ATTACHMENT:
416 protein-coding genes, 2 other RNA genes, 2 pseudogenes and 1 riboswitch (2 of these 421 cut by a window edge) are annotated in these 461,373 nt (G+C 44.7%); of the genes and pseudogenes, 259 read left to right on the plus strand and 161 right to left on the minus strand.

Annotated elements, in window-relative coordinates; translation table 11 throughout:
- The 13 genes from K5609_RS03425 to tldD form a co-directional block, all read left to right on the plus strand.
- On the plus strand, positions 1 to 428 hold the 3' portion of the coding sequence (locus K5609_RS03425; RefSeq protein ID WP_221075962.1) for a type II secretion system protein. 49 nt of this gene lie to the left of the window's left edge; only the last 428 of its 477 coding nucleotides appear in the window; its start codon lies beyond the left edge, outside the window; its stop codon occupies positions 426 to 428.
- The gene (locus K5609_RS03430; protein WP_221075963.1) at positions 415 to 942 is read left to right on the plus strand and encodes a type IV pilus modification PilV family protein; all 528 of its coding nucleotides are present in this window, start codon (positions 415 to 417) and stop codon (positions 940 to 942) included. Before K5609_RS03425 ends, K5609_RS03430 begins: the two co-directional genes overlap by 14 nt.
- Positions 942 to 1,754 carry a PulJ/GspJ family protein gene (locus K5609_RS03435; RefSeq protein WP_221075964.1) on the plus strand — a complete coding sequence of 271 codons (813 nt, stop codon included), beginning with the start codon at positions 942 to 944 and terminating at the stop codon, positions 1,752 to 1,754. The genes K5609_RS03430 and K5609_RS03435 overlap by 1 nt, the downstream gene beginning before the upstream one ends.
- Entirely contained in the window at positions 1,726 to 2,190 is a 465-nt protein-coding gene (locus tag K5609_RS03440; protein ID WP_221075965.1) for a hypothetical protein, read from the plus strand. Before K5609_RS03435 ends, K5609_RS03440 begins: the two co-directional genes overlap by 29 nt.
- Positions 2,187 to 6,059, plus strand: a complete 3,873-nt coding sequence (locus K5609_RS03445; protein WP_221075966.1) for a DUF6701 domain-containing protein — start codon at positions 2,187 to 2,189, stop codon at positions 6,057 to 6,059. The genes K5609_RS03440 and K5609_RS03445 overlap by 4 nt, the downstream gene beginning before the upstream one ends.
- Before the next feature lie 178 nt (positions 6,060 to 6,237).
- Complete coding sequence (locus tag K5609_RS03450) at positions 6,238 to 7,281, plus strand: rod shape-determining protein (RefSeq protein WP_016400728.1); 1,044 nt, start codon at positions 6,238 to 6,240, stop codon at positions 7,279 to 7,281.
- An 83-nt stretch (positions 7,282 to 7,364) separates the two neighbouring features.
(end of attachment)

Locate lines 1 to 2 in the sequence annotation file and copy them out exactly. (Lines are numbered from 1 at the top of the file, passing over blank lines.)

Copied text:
416 protein-coding genes, 2 other RNA genes, 2 pseudogenes and 1 riboswitch (2 of these 421 cut by a window edge) are annotated in these 461,373 nt (G+C 44.7%); of the genes and pseudogenes, 259 read left to right on the plus strand and 161 right to left on the minus strand.

Annotated elements, in window-relative coordinates; translation table 11 throughout: